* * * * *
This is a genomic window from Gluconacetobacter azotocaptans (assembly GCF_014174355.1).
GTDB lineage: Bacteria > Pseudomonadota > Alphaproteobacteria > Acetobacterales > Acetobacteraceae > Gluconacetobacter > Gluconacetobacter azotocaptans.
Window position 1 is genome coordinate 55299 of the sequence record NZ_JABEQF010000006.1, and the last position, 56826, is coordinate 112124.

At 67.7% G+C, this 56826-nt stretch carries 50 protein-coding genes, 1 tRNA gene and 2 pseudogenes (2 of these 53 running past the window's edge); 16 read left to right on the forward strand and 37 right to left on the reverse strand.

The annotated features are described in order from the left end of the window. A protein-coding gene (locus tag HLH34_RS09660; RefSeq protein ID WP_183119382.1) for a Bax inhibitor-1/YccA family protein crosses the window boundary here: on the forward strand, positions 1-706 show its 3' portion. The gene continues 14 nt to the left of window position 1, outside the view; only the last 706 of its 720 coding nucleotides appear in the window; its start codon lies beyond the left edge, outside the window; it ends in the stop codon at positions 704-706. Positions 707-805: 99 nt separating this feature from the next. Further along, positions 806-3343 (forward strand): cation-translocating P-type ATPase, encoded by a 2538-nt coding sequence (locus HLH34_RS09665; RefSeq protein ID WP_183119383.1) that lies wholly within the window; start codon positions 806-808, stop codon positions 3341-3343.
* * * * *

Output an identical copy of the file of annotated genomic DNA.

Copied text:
This is a genomic window from Gluconacetobacter azotocaptans (assembly GCF_014174355.1).
GTDB lineage: Bacteria > Pseudomonadota > Alphaproteobacteria > Acetobacterales > Acetobacteraceae > Gluconacetobacter > Gluconacetobacter azotocaptans.
Window position 1 is genome coordinate 55299 of the sequence record NZ_JABEQF010000006.1, and the last position, 56826, is coordinate 112124.

At 67.7% G+C, this 56826-nt stretch carries 50 protein-coding genes, 1 tRNA gene and 2 pseudogenes (2 of these 53 running past the window's edge); 16 read left to right on the forward strand and 37 right to left on the reverse strand.

The annotated features are described in order from the left end of the window. A protein-coding gene (locus tag HLH34_RS09660; RefSeq protein ID WP_183119382.1) for a Bax inhibitor-1/YccA family protein crosses the window boundary here: on the forward strand, positions 1-706 show its 3' portion. The gene continues 14 nt to the left of window position 1, outside the view; only the last 706 of its 720 coding nucleotides appear in the window; its start codon lies beyond the left edge, outside the window; it ends in the stop codon at positions 704-706. Positions 707-805: 99 nt separating this feature from the next. Further along, positions 806-3343 (forward strand): cation-translocating P-type ATPase, encoded by a 2538-nt coding sequence (locus HLH34_RS09665; RefSeq protein ID WP_183119383.1) that lies wholly within the window; start codon positions 806-808, stop codon positions 3341-3343.